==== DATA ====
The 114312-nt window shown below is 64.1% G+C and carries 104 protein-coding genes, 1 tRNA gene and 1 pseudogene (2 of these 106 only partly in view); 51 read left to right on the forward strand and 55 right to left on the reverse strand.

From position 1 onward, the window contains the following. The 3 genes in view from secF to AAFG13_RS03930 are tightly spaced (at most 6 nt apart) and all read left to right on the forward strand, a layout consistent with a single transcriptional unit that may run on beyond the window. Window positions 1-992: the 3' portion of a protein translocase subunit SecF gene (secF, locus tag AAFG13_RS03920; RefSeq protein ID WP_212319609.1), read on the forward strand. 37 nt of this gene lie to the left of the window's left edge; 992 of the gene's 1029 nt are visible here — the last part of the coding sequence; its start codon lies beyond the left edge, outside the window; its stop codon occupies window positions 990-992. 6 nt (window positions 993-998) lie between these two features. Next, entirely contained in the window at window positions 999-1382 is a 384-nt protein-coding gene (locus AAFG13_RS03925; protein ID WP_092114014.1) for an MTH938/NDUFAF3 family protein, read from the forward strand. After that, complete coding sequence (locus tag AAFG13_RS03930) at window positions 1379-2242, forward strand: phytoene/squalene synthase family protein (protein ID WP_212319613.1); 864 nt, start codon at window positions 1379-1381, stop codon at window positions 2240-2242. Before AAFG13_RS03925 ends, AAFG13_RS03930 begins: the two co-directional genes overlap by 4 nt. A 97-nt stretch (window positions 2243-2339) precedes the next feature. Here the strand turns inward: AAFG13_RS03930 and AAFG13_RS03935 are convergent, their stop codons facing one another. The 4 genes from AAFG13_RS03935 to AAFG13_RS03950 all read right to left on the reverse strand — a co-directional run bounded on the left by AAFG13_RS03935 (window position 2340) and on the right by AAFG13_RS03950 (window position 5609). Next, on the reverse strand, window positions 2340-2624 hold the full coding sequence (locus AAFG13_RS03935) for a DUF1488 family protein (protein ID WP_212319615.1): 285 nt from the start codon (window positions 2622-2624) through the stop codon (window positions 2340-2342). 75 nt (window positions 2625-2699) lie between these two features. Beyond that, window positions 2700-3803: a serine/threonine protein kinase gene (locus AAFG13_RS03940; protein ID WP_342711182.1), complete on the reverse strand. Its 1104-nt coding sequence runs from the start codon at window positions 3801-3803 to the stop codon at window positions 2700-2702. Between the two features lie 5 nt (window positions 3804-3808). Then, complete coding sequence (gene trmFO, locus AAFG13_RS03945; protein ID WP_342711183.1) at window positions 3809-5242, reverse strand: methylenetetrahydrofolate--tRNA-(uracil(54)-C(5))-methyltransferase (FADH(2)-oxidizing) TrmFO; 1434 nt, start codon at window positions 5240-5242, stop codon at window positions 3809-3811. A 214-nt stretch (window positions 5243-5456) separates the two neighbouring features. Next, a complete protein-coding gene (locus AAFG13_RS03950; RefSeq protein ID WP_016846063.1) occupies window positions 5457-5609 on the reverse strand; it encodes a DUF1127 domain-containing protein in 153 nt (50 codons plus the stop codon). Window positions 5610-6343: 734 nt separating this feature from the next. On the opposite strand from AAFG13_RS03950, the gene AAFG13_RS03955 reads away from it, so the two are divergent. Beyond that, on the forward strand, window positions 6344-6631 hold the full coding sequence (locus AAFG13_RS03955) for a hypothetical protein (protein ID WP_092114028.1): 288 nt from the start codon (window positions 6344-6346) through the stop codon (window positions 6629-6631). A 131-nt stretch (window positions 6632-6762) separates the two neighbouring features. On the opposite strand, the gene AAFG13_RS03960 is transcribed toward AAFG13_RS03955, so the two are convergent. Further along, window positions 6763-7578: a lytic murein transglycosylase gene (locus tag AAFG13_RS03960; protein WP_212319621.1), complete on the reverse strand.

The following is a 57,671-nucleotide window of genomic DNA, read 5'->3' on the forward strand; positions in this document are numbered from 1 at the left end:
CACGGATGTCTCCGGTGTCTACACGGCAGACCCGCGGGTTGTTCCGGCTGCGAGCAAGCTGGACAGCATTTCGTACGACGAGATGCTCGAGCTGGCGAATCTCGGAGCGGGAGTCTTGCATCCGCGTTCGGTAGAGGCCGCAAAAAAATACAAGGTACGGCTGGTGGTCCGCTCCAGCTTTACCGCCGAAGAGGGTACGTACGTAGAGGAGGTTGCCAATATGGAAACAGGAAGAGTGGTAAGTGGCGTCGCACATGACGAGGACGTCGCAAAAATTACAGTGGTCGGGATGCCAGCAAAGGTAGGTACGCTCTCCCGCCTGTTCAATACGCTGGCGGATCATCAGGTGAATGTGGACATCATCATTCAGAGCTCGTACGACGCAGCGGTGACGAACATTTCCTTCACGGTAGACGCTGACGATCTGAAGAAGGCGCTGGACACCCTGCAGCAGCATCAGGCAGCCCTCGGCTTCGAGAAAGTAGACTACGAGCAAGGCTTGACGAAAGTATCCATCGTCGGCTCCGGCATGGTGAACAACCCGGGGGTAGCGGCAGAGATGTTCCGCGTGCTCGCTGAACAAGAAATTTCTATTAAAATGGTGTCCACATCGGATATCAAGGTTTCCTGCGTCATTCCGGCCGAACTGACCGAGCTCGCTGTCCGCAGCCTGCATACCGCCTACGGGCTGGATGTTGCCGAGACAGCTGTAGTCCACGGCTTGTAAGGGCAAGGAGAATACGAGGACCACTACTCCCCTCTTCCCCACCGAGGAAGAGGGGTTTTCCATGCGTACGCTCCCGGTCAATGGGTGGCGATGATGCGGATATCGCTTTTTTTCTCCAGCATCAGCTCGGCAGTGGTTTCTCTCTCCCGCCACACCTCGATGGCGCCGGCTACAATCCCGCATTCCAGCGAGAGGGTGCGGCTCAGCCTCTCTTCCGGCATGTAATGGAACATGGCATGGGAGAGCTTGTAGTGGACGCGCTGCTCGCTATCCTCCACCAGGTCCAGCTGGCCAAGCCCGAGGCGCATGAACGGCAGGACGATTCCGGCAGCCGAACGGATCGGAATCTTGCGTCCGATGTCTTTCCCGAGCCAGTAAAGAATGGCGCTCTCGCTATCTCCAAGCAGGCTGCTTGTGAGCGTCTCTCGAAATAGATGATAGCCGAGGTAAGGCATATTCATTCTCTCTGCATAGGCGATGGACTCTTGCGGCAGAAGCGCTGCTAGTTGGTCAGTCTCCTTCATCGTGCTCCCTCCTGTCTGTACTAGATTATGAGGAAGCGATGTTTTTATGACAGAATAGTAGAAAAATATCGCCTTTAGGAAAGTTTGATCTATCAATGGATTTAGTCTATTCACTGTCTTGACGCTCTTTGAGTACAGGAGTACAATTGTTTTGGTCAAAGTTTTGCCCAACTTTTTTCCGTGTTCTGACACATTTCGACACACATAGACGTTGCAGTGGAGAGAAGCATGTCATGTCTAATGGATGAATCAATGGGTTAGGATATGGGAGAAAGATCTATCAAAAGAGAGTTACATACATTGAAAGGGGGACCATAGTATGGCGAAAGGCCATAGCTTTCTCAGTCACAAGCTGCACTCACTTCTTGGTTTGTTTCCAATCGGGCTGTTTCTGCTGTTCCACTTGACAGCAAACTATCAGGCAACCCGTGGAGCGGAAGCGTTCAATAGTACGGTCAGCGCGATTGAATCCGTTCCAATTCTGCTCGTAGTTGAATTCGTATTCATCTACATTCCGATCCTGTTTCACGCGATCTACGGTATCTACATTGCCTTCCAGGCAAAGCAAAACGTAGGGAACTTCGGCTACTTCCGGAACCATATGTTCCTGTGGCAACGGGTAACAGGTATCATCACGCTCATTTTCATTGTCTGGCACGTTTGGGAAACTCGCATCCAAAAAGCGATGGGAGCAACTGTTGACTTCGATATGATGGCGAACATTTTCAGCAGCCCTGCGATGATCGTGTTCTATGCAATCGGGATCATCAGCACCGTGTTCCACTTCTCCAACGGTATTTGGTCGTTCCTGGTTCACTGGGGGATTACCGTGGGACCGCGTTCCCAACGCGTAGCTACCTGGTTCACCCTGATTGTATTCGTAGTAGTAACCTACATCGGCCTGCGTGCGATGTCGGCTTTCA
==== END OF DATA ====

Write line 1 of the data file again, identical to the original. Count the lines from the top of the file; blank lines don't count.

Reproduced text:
The 114312-nt window shown below is 64.1% G+C and carries 104 protein-coding genes, 1 tRNA gene and 1 pseudogene (2 of these 106 only partly in view); 51 read left to right on the forward strand and 55 right to left on the reverse strand.